OST Blog

Alleviating Anxiety before Your Implant Procedure

September 23rd, 2020

Does the thought of getting a dental implant put knots in your stomach? There are many people who don't enjoy getting dental work done and there is a myriad of reasons why. For whatever reason you aren't at your best when you arrive at our Virginia Beach, VA office, we'd like to offer some tips that can help put you at ease for your implant procedure.

Sedation

For lengthy visits like an implant procedure, sedation dentistry may be an option for you. With sedation dentistry you are given sedation medication, usually orally with a pill or intravenously, which allows you to drift through the entire procedure without any memory of it afterward. If you decide on oral sedation, typically you take the medication about an hour before your procedure starts.

To avoid any complications, a complete medical background check is made along with a record of any allergies before any sedation is administered. Your vital signs are also monitored throughout the entire procedure.

If you decide sedation is not the right option for you, there are other techniques that you can benefit from. Some of these include:

  • Communication: This may seem obvious, but communicating any fears or anxiety you may have about your procedure with us is extremely helpful. Not only does this build a relationship of trust but it allows us to try and alleviate your anxiety as much as we can.
  • Herbal teas: Drink some herbal tea (like chamomile or lemon balm) before you visit the office. Many patients find this is a great help in relieving anxiety and putting them sufficiently at ease.
  • Relaxing music: Bring a pair of headphones along and listen to your favorite music during treatment (preferably something low-key). Or why not catch up on your reading when you visit us — some patients like to listen to audiobooks too!
  • Meditate or practice deep breathing: Meditation and deep breathing are good to practice in general, since they relax both the body and mind. They can be effective in the case of anxiety, too!

Top Five Ways to Improve Heart Health

September 16th, 2020

While there is no definite evidence that if your prevent gum diseases, like periodontitis, that you may be able to prevent a heart condition or heart disease. The only thing experts, like Dr. Ford and Dr. Guter, know for sure is that if you take care of your gums it can lessen atherosclerosis, (build-up of artery clogging plaque) that may result in a heart attack or stroke.

Could periodontal disease cause heart attacks?

Regardless of your oral health, if you're at a high risk for heart disease, you need to take action.

  • Maintain a healthy weight or lose weight.
  • Consume healthy foods and beverages.
  • Exercise several days the week. Walking is a powerful and lightweight exercise and will clear your head while helping your body get or stay healthy.
  • Control any medical conditions you may have such as high cholesterol, diabetes, or high blood pressure.
  • Reduce your stress. Have lunch with a friend, go for a walk in the park, take a bubble bath, mediate, or do whatever you find relaxing.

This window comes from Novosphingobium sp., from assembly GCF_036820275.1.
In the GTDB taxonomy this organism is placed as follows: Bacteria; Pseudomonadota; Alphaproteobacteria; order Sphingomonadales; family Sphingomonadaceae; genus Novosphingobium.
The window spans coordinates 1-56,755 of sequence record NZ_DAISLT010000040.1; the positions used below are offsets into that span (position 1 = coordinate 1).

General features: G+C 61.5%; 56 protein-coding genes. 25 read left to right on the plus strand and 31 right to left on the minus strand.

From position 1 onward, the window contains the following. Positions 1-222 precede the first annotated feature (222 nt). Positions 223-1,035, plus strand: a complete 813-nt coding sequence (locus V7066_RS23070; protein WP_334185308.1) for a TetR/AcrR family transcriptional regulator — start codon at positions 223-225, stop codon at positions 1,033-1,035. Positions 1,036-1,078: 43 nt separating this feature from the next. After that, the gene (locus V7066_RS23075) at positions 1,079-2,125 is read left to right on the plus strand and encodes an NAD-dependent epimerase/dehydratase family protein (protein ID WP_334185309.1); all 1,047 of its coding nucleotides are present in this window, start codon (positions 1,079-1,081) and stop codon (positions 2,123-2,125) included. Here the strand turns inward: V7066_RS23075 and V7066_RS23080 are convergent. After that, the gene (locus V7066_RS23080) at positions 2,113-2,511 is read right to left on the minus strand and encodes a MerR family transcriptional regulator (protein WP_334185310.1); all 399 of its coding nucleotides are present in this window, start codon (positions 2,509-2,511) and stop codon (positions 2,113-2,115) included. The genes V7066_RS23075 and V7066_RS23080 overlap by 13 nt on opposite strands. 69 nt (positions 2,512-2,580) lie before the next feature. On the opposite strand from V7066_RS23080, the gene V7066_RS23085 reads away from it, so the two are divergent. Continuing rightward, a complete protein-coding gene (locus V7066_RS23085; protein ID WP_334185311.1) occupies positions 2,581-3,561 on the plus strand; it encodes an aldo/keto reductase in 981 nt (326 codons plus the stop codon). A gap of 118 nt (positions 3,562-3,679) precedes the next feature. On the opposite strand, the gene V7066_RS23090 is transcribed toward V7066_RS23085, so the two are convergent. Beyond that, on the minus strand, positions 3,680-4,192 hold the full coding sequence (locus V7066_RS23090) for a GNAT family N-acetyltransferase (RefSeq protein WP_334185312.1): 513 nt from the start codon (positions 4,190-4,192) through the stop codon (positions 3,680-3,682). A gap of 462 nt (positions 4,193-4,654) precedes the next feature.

• Get a social life. Laughing reduces stress and “feel good” hormones. Everyone needs to feel like they are a part of something: join a book club or any activity where you can interact with other people at least once or twice a week
  • Be sure to get enough sleep. The recommended amount is eight to nine hours a night. It has been proven that a lack of sleep increases your risk for angina, strokes, and heart attacks.
  • Practice good oral hygiene to keep bacteria in check and your mouth healthy.

Contact our Virginia Beach, VA office if you have questions about your heart and oral health. If you take practice good oral hygiene, both your mouth and your heart will thank you.

Is a Lost Tooth a Lost Cause?

September 9th, 2020

We’re used to seeing athletes wearing mouthguards at practice or play, because dental trauma is one of the most common (and predictable) sports injuries. But it’s not just athletes who are at risk, and there are some events in our daily lives that we just can’t predict. Car accidents, falls, workplace injuries, even innocent playground structures can take their toll on our smiles.

A major chip or a crack in your tooth is upsetting enough, and should be seen by a dentist as soon as possible. It’s even more unnerving when a tooth is knocked out completely. The technical term for a tooth which has been knocked out is an avulsed tooth, and it is a true dental emergency.

If you should suffer a partially or completely dislodged tooth, there is a possibility that your tooth can be reimplanted—if the damage isn’t too severe and if you get to your oral surgeon or dentist immediately.

How can a lost tooth be saved? This is possible because of the complex biological engineering that anchors our teeth within the jaw. The root of a tooth is surrounded by the periodontal ligament. This connective tissue attaches the tooth to the alveolar bone of the jaw. When a tooth is knocked out, this ligament splits apart, leaving some tissue on the tooth root and some within the tooth’s socket.

To successfully reimplant a tooth, the connective tissue cells around the root of the tooth need to be vital, so that they can begin to reattach to the connective tissue left in the socket. Over time, this reattachment is complete, and the tooth becomes firmly anchored to the bone again.

It’s important to protect your tooth before you see Dr. Ford and Dr. Guter to make sure there will be enough healthy tissue for reattachment. First of all,

  • Don’t panic! If you or a friend or family member lose a tooth, call your oral surgeon, your dentist, or your emergency health care provider as soon as possible. You will get specific instructions for your specific situation.

If you are unable to reach your health care provider immediately, there are some general rules for taking care of an avulsed tooth: